Ever since we became parents, my wife and I have been trying to eat and live in a more healthy manner. We’ve cut most snacks and junk food from our diet. We’re more active with our daughter, and we’re eating much more home-cooked, unprocessed, and organic fare. It’s been a good change overall, but I’ve noticed something unexpected lately when I’ve let myself slip back into bad eating habits – I simply don’t like the stuff I used to eat.
It’s hard to eat healthy, at least it is when you first start. The junk is so much cheaper, so much more available, and, quite frankly, the junk is addictive. Unprocessed food lacks the sheer amount of sugar, salt, and other additive that make your body crave those french fries, that bag of chips, that Big Mac, or that breakfast cereal. It’s not addictive. Once you adapt, though, it’s rough going back.
Case in point: Our daughter was having a very rough Sunday morning recently and fell asleep on the way home from worship. We decided to take “the long way home,” but we were also hungry, so we stopped by a Wendy’s to grab a couple of sandwiches and drinks. Now, relatively speaking, there are far worse places to eat than Wendy’s, but that didn’t matter. We both felt pretty miserable the rest of the day. More than losing our taste for this type of food, our bodies simply rejected the junk.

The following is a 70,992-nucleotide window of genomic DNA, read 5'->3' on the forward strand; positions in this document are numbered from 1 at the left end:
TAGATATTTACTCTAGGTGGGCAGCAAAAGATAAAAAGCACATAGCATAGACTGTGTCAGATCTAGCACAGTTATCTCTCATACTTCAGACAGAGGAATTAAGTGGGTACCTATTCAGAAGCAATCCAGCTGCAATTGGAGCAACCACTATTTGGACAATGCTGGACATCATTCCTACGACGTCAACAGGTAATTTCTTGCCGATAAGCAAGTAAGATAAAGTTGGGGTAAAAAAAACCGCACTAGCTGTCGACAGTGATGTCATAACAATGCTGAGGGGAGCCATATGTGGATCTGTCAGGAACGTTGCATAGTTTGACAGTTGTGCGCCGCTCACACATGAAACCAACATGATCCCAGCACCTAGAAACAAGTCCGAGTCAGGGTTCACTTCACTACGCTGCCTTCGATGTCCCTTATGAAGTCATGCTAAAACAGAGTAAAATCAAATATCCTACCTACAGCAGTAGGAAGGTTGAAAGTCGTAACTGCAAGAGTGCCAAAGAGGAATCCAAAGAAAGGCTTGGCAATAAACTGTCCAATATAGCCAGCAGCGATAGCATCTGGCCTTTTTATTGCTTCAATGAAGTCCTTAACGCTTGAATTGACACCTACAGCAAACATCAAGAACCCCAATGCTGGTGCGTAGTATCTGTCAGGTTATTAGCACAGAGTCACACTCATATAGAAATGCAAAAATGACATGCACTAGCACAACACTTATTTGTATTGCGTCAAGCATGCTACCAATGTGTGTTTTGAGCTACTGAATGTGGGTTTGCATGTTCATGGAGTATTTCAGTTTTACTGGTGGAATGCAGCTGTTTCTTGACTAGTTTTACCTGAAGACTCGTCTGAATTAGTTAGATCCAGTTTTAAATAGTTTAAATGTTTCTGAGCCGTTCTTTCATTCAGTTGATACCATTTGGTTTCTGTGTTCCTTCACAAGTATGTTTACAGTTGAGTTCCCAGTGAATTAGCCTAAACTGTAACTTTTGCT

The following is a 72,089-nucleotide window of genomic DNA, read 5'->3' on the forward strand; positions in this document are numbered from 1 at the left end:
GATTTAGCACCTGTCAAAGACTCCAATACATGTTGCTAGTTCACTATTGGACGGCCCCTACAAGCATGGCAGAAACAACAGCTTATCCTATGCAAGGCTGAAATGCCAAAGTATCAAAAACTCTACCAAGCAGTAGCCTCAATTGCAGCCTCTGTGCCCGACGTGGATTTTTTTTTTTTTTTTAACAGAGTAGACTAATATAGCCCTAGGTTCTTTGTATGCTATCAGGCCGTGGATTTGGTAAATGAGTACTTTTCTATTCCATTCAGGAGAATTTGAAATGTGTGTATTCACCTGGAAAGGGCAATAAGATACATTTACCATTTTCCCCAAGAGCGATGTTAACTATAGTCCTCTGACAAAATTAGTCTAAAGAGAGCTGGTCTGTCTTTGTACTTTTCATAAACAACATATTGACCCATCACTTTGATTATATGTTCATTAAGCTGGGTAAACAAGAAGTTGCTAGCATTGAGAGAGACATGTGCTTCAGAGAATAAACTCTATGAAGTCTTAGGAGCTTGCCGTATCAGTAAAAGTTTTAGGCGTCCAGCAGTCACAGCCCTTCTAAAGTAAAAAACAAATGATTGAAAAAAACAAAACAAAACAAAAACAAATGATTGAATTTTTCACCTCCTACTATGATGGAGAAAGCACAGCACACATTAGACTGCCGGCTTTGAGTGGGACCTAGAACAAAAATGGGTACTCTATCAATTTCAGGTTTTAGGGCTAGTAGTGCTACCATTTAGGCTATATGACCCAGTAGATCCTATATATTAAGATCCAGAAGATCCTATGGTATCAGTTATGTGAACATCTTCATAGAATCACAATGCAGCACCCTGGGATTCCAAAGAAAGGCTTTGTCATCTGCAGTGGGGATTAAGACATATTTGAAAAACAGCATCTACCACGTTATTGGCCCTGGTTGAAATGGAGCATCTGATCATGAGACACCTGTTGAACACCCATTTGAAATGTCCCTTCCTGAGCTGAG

The same needs to be true of our taste for sin. In I Corinthians 6:9, Paul begins to list some fo the sins filling the past of those Christians in Corinth, but he concludes verse 11 by writing:
But you were washed, you were sanctified, you were justified in the name of the Lord Jesus Christ and by the Spirit of our God.
At one point, our souls subsisted upon spiritual junk food. We lived in sin, but, upon joining Christ in baptism, we made a promise to reject that past life. Paul goes on in this chapter in I Corinthians to draw a contrast between how we should conduct ourselves and how we may want to conduct ourselves. Starting in verse 12:
“All things are lawful for me,” but not all things are helpful. “All things are lawful for me,” but I will not be enslaved by anything. “Food is meant for the stomach and the stomach for food” — and God will destroy both one and the other. The body is not meant for sexual immorality, but for the Lord, and the Lord for the body.
Paul is arguing against the idea that these past sins may have been seen as permissible, even beneficial, by their society, but they are not how the spiritual man lives. See also how Paul speaks to the addictive nature of sin: “I will not be enslaved.” Just as additives and sweeteners in unhealthy food can enslave our cravings, so too can the fleeting pleasures of sin ensnare us.
In the end, it comes down to the habits we make for ourselves. My wife and I have reached a point where those unhealthy eating choices make us feel miserable. Sin should do the same for anyone walking in the word of Christ. If we can acclimate our bodies and our minds to spiritual living, those times we slip and fall will be distasteful to us. They will make us feel miserable. Such experiences should only drive us to stay away from sin all the more diligently. I can assure you that Wendy’s will no longer look as appetizing to my family. Likewise, sin should lose its appeal to a Christian.
Put simply, we have to lose our taste for sin. Only then can we avoid returning to it.